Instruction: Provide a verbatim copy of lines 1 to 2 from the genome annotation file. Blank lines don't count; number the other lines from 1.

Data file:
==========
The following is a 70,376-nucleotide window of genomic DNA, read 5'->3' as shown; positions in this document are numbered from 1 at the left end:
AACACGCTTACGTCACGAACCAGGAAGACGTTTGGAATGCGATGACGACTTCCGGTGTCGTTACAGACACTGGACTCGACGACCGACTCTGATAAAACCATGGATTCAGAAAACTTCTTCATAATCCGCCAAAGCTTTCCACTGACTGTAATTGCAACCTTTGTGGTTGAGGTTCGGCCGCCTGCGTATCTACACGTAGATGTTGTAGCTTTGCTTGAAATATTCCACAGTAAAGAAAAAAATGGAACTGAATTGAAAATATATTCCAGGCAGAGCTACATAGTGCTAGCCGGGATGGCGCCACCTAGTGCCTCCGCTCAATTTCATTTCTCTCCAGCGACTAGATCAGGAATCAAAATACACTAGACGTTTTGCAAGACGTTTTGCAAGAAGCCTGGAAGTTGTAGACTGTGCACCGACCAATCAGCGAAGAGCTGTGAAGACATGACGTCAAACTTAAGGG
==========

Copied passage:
The following is a 70,376-nucleotide window of genomic DNA, read 5'->3' as shown; positions in this document are numbered from 1 at the left end:
AACACGCTTACGTCACGAACCAGGAAGACGTTTGGAATGCGATGACGACTTCCGGTGTCGTTACAGACACTGGACTCGACGACCGACTCTGATAAAACCATGGATTCAGAAAACTTCTTCATAATCCGCCAAAGCTTTCCACTGACTGTAATTGCAACCTTTGTGGTTGAGGTTCGGCCGCCTGCGTATCTACACGTAGATGTTGTAGCTTTGCTTGAAATATTCCACAGTAAAGAAAAAAATGGAACTGAATTGAAAATATATTCCAGGCAGAGCTACATAGTGCTAGCCGGGATGGCGCCACCTAGTGCCTCCGCTCAATTTCATTTCTCTCCAGCGACTAGATCAGGAATCAAAATACACTAGACGTTTTGCAAGACGTTTTGCAAGAAGCCTGGAAGTTGTAGACTGTGCACCGACCAATCAGCGAAGAGCTGTGAAGACATGACGTCAAACTTAAGGG